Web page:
Frequently Asked Questions (FAQ) for Parents of Teens

Will talking to my teen about sex put the idea into their head?
Studies have found that adolescents whose parents communicate with them about sexuality are more likely to delay intercourse and, if they have intercourse, to use contraception and have fewer partners.

Do I have to have “THE SEX TALK” more than once?
Parents should have open and honest discussions about sexuality, healthy relationships, and intercourse with their children early and often.  This repeated sexual communication will reinforce and build on what they have taught their children.  Children will also have the opportunity to ask clarifying questions as they encounter real-life situations.

Will my teen even listen to me?
Many studies have shown that the parent’s beliefs and opinions have the most influence on a teen’s decisions about dating and relationships, even more than their friends and the media.  Talk to them, they’re listening (even if it doesn’t feel like it).

What if my teen says he or she is “in love”?
Responding with “You can’t be in love!” can shut down communication.  The feelings your teen has are real to them.  Your responsibility is to help them understand what they’re feeling and discuss with them what you feel is an appropriate and healthy relationship for their age.

What if my teen’s boyfriend or girlfriend is older?
Teens are more likely to become sexually active if their significant other is even two years older.  Discourage relationships with older partners.  In these critical teen years, 2-3 years involves significant emotional maturity and the older partners can pressure younger teens into decisions they are not emotionally ready to make.

What do I do if my teen tells me she is pregnant?
Stay calm.  Talk to your daughter and make sure she is o.k.  Realize that she may be just as or more upset than you.  When she is ready, start discussing the next steps.  For help and information you can go to your health care provider or be seen at:
Montgomery Co. Dept. of Health & Human Services

Germantown Office
12900 Middlebrook Road
Germantown, MD 20874

Silver Spring Office
8630 Fenton St, 10th Floor
Silver Spring, MD 20910

8630 Fenton St., 12th Floor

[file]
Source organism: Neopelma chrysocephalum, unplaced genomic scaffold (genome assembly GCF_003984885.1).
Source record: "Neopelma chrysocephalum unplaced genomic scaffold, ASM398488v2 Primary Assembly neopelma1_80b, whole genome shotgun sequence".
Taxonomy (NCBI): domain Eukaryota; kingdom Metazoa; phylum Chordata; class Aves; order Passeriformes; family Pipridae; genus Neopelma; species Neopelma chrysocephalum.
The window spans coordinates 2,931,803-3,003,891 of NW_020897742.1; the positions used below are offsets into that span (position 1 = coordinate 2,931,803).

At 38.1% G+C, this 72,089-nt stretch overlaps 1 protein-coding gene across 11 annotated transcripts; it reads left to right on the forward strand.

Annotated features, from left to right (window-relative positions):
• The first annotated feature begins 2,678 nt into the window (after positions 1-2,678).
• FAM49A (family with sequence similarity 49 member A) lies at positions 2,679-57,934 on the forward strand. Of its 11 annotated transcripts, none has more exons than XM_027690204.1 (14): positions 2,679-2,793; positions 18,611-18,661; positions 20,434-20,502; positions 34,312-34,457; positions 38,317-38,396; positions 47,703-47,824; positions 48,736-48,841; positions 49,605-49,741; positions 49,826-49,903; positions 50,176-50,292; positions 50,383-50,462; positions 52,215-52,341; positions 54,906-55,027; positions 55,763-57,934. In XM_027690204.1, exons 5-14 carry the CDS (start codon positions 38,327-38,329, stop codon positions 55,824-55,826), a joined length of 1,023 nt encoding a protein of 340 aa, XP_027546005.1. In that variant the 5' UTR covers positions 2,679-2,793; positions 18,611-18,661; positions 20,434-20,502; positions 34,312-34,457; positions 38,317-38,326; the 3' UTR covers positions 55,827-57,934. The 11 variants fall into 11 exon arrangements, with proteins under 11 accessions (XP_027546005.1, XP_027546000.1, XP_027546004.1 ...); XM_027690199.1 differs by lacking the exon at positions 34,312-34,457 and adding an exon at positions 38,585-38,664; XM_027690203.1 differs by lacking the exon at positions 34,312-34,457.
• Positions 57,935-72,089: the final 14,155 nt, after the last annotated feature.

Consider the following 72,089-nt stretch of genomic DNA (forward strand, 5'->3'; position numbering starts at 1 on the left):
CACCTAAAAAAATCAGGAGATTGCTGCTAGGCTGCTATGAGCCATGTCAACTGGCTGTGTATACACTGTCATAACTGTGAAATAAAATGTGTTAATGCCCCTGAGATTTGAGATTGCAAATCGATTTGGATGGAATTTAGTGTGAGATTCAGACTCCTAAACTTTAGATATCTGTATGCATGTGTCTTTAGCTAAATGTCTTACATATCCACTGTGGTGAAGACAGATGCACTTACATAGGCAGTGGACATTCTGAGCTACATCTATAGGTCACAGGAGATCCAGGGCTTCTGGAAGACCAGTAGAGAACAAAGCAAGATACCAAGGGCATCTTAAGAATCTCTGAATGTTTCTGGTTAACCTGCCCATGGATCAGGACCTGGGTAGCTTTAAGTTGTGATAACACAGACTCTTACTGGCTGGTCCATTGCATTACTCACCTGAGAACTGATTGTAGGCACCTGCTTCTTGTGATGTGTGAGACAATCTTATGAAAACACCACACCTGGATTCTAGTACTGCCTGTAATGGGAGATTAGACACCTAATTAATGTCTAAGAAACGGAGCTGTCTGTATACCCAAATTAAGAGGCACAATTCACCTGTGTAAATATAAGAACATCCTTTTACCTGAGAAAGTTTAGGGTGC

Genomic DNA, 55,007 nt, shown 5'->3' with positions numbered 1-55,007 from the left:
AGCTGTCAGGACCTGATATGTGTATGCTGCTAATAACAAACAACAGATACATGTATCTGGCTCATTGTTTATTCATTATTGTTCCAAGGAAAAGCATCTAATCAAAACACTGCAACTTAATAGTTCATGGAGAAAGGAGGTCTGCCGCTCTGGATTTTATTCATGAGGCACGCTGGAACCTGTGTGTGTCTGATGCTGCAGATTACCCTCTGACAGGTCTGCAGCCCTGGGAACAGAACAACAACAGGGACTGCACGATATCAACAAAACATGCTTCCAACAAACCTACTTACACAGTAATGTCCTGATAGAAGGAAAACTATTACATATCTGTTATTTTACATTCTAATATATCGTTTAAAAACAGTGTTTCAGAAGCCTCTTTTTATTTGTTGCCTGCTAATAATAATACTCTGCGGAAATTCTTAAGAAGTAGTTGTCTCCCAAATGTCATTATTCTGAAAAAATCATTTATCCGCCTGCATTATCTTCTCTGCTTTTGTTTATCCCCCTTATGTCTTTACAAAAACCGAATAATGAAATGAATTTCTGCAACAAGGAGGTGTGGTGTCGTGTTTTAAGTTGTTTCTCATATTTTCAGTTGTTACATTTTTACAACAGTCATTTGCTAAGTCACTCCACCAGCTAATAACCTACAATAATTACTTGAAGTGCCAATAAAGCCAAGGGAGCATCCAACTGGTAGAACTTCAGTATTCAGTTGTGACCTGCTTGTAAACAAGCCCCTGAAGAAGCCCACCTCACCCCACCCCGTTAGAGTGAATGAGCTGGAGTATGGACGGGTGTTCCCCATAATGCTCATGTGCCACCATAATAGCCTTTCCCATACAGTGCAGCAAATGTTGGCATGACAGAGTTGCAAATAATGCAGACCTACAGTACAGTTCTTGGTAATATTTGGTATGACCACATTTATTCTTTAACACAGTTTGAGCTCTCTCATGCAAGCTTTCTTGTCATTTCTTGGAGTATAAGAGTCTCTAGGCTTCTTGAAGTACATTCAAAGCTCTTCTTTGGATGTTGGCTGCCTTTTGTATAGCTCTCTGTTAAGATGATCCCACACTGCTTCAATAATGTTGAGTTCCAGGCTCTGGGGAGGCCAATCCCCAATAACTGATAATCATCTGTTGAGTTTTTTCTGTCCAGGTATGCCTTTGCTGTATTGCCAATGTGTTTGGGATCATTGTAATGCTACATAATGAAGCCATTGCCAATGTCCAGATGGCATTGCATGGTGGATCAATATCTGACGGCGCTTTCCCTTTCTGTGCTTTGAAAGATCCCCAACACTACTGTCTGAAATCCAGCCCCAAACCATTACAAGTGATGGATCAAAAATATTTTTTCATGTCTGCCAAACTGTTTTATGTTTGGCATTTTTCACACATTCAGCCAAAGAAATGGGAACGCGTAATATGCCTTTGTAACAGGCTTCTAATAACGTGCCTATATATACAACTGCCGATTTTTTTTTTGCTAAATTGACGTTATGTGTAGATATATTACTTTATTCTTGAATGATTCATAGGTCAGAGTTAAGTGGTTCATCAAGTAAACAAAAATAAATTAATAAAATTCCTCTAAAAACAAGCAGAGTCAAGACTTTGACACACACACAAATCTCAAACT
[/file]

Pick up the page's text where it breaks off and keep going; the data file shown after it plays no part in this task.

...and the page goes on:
Silver Spring, MD 20886
610 E. Diamond Avenue, Suite 300
Gaithersburg, MD 20877
Planned Parenthood of Metropolitan Washington
19650 Club House Road, Suite 104
Gaithersburg, MD 20886
Potomac Family Planning Center
966 Hungerford Drive
Rockville, MD 20850

Rockville Women's Center (anti-abortion organization)

12530 Twinbrook Parkway
Rockville, MD 20852

Shady Grove Pregnancy Center (pro-life organization)

16220 S. Frederick Road, Suite 118
Gaithersburg, MD 20877

I think my son/daughter may be depressed.  Should I worry about suicide?
The American Academy of Pediatrics says:  If your teen-ager has been depressed, you should look closely for signs that he or she might be thinking of suicide:
  • Has his personality changed dramatically?
  • Is he having trouble with a girlfriend (or, for girls, with a boyfriend)?  Or is he having trouble getting along with other friends or with parents?  Has he withdrawn from people he used to feel close to?
  • Is the quality of his schoolwork going down?  Has he failed to live up to his own or someone else’s standards (when it comes to school grades, for example)?
  • Does he always seem bored, and is he having trouble concentrating?
  • Is he acting like rebellious in an unexplained and severe way?
  • Is she pregnant and finding it hard to cope with this major life change?
  • Has he run away from home?
  • Is your teenager abusing drugs and/or alcohol?
  • Is she complaining of headaches, stomachaches, etc., that may or may not be real?
  • Have his eating or sleeping habits changed?
  • Has his or her appearance changed for the worse?
  • Is he giving away some of his most prized possessions?
  • Is he writing notes or poems about death?
  • Does he talk about suicide, even jokingly?  Has he said things such as, “That’s the last straw,” “I can’t take it anymore,” or “Nobody cares about me?”  (Threatening to kill oneself precedes four out of five suicidal deaths.)
  • Has he tried to commit suicide before?
If you suspect that your teenager might be thinking about suicide, do not remain silent.  Suicide is preventable, but you must act quickly.
  • Ask your teenager about it.  Don’t be afraid to say the word “suicide.”  Getting the word out in the open may help your teenager think someone has heard his cries for help.
  • Reassure him that you love him.  Remind him that no matter how awful his problems seem, they can be worked out, and you are willing to help.
  • Ask her to talk about her feelings.  Listen carefully.  Do not dismiss her problems or get angry at her.
  • Remove all lethal weapons from your home, including guns, pills, kitchen utensils and ropes.
  • Seek professional help.  Ask your teenager’s pediatrician to guide you.  A variety of outpatient and hospital-based treatment programs are available.

  • Park, Alice  (December 7, 2009).  “Parents’ Sex Talk with Kids: Too Little, Too Late.”  Time.,8599,1945759,00.html
  • Martino S.C., Elliott M.N., Corona R., Kanouse D.E., Schuster M.A.  “Beyond the ‘big talk’: the roles of breadth and repetition in parent-adolescent communication about sexual topics”. Pediatrics 121(3), e612-8.


  •  NAMI offers resources and help for those with a mental illness.
  •  SAVE offers information on suicide prevention.  Call: 800-SUICIDE
  •  This group is dedicated to advancing the knowledge of suicide and the ability to prevent it.
  •  AACAP offers up-to-date information on child and adolescent development issues.
  •  The APA provides information and education about a variety of mental health issues for people of all ages.
  •   A website for all teens, parents, and professionals that includes information on parenting teenagers, troubled teens, teen issues, treatment programs, and other related topics.